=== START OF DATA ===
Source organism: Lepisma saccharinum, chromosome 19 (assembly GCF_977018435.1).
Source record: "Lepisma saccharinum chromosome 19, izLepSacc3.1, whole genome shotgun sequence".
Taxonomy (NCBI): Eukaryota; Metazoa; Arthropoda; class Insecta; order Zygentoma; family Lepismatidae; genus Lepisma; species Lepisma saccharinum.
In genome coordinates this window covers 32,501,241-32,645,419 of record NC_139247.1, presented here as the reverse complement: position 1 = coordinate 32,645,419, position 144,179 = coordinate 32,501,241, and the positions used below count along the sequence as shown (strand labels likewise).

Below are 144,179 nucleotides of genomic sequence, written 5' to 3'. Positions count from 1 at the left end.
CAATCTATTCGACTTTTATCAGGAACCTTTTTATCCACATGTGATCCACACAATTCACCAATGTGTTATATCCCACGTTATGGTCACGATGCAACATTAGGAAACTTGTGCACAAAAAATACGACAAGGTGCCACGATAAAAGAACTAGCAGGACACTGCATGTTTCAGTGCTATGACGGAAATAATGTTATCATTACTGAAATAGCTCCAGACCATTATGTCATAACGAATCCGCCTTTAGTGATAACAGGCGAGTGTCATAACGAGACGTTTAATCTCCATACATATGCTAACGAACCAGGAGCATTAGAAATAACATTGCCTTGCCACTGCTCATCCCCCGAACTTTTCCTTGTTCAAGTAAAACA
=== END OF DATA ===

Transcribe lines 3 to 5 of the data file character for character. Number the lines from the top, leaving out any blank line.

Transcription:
Taxonomy (NCBI): Eukaryota; Metazoa; Arthropoda; class Insecta; order Zygentoma; family Lepismatidae; genus Lepisma; species Lepisma saccharinum.
In genome coordinates this window covers 32,501,241-32,645,419 of record NC_139247.1, presented here as the reverse complement: position 1 = coordinate 32,645,419, position 144,179 = coordinate 32,501,241, and the positions used below count along the sequence as shown (strand labels likewise).

Below are 144,179 nucleotides of genomic sequence, written 5' to 3'. Positions count from 1 at the left end.